A Magic Mist Over Orcas.

 No, not the whales, but the island named, not after the whales of which 71 reside nearby, but a Spaniard of old.

Francisco de Eliza was one of the Spanish explorers who ventured to the Pacific Northwest coast and named the Strait of Juan de Fuqua, the San Juan Islands, and some of the other islands of the archipelago. De Eliza named this particular island “Horcasitas” in the early 1700’s. This name was to honor his patron, the Viceroy of Mexico: Juan Vicente de Güemes Padilla Horcasitas y Aguayo, 2nd Count of Revillagigedo.

 Then one hundred years later or so, the Brits came into the area. Brits, being Brits and not in love their Spanish explorer competition, shortened the name to “Orcas” on their 1847 charts. The shorter version stuck.

The derivation of the island’s name is now mostly forgotten. The Orcas (the whale version) became associated with the island. Even that was misleading. Early whale hunters had named the large dolphins “asesnia de ballenas,” which means whale killer, but then an error occurred when the translators flipped the two words, resulting in “killer whales.”

 i will not go on a rant here about use and misinterpretation of words. After all, all of this above was just a sidebar to what i intended to write about here.

 You see, i was sitting on the porch up on a hill Wednesday morning, early as is my habit.

The porch looks south toward Shaw and Lopez Islands. The home is about a mile nor-nor-east from the ferry landing (the only way you can get to Orcas unless you wish to fly on a puddle jumper), and about 8½ miles from the village of East Sound.

One view from Cy’s porch

That is where i sat at 4:30 Wednesday morning.

Three white hulled sailboats glistened in the waters of Puget Sound, several miles away from the hill. Shaw Island and some smaller ones in the San Juan chain are beyond, lush green of pines and deciduous trees intermixed dominate. A mist wanders among the hills of the islands. The view is framed by similar pines and the tall broad leaf maples from the wrap around porch where i sit.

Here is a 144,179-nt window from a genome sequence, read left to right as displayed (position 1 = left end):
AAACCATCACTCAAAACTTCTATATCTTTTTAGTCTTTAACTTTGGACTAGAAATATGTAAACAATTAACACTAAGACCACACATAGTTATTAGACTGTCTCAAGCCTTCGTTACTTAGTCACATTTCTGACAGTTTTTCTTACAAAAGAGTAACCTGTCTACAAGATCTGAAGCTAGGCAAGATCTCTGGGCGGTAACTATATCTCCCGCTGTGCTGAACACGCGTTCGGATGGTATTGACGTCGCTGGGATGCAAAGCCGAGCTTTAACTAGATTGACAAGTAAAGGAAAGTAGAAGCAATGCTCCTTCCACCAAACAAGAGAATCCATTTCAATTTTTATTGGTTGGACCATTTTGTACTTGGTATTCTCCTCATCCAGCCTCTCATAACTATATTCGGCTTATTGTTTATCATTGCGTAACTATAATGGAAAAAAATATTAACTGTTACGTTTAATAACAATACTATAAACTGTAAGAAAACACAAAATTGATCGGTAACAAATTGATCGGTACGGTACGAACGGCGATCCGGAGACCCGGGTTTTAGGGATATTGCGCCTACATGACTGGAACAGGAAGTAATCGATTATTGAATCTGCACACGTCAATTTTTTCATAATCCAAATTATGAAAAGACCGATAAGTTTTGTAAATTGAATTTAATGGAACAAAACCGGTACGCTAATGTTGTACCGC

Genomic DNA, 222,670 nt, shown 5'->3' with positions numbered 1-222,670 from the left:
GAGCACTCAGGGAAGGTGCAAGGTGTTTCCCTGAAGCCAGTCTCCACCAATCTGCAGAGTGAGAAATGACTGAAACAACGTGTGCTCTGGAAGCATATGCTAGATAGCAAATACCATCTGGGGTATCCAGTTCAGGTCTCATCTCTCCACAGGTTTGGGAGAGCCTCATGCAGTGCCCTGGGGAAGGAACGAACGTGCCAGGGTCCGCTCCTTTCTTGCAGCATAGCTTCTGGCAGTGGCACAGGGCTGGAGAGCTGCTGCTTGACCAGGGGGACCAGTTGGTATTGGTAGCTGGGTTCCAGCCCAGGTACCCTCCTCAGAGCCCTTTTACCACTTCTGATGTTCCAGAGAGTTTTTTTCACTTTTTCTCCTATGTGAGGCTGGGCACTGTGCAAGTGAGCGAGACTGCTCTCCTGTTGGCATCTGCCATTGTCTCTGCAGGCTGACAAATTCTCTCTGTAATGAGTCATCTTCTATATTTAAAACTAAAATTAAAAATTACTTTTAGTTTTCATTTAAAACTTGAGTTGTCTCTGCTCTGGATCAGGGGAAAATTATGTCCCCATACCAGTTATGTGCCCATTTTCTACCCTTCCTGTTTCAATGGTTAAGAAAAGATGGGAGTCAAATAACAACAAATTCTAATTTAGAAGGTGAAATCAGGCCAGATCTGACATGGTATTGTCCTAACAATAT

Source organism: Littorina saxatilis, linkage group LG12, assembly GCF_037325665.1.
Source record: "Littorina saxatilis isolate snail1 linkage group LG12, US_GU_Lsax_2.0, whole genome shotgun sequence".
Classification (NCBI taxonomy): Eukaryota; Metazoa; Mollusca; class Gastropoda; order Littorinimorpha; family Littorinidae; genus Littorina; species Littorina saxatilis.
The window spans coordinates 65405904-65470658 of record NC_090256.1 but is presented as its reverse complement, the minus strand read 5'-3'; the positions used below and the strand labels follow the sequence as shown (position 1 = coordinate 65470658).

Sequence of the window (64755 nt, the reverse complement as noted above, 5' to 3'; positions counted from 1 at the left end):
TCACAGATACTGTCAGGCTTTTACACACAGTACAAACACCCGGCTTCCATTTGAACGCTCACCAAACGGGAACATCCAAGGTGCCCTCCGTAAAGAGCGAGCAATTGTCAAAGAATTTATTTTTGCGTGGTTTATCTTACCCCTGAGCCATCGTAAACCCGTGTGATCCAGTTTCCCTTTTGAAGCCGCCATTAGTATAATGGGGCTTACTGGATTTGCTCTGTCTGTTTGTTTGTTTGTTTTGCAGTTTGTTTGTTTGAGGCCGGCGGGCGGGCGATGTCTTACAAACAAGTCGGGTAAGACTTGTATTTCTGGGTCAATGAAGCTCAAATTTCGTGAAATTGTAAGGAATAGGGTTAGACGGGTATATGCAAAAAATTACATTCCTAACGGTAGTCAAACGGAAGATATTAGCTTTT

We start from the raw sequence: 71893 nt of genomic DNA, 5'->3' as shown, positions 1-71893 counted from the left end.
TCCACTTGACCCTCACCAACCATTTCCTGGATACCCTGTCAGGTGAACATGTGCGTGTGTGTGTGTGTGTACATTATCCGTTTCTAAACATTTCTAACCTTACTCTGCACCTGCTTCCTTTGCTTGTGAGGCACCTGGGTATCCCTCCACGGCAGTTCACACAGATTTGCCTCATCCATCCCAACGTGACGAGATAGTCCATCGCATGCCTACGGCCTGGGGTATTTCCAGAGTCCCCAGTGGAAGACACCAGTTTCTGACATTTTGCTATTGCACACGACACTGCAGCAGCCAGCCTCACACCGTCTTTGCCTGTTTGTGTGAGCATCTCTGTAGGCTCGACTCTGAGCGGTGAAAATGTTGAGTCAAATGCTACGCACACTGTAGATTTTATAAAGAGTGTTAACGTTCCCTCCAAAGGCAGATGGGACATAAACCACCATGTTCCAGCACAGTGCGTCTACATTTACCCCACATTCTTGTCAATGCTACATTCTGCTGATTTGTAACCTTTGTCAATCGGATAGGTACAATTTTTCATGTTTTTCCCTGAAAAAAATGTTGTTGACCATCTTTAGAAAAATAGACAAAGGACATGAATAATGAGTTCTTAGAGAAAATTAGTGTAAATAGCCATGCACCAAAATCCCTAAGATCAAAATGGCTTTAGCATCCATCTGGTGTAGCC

I frequently imagine getting away from it all…and i mean it all. My never-to-be imaginations mostly dream of an isolated cabin on Old Hickory Lake, which no longer exists, or 40 acres in remote Utah or Wyoming.

This Wednesday morning, however, i thought, “Cy figured it out fifty years ago.”

Cyril Vaughn Fraser, III, is one of my favorite folks of all time. We have been friends…no, more than friends, brothers for about ten years before that.

i don’t think i am special by the way. i don’t know of anyone who has met Cy who hasn’t immediately considered him one of their best friends.

Why?

Cy has always loved life. And, i think, life has loved Cy.

So, in a way, it is perfect Cy ended up on this hill overlooking paradise. Yeh, the winters are pretty bleak, not from, as you might expect, snow, but from the lack of sunshine from November until March.

No matter.

I am here. I am here with friends, brothers and by the connections, sisters. In what’s pretty close to heaven. Here are some photos we took during our stay.

But even those photos or what i have written here can capture the magic of the mist over Orcas. I think old de Eliza would approve.

Cy Fraser, Kathy Huberland, Goofy Guy, Maren Hicks, Alan Hicks, and Maureen Boggs Jewell at Mijitas, formerly Cy’s restaurant “Bilbo’s.”

And then, just like that, it was time to go. i’ll never get enough of Orcas Island, regardless of how it got its name.

We left in the mist, that magic mist of Orcas:

Leaving Orcas, almost the only way.
Magic Mist Over Orcas

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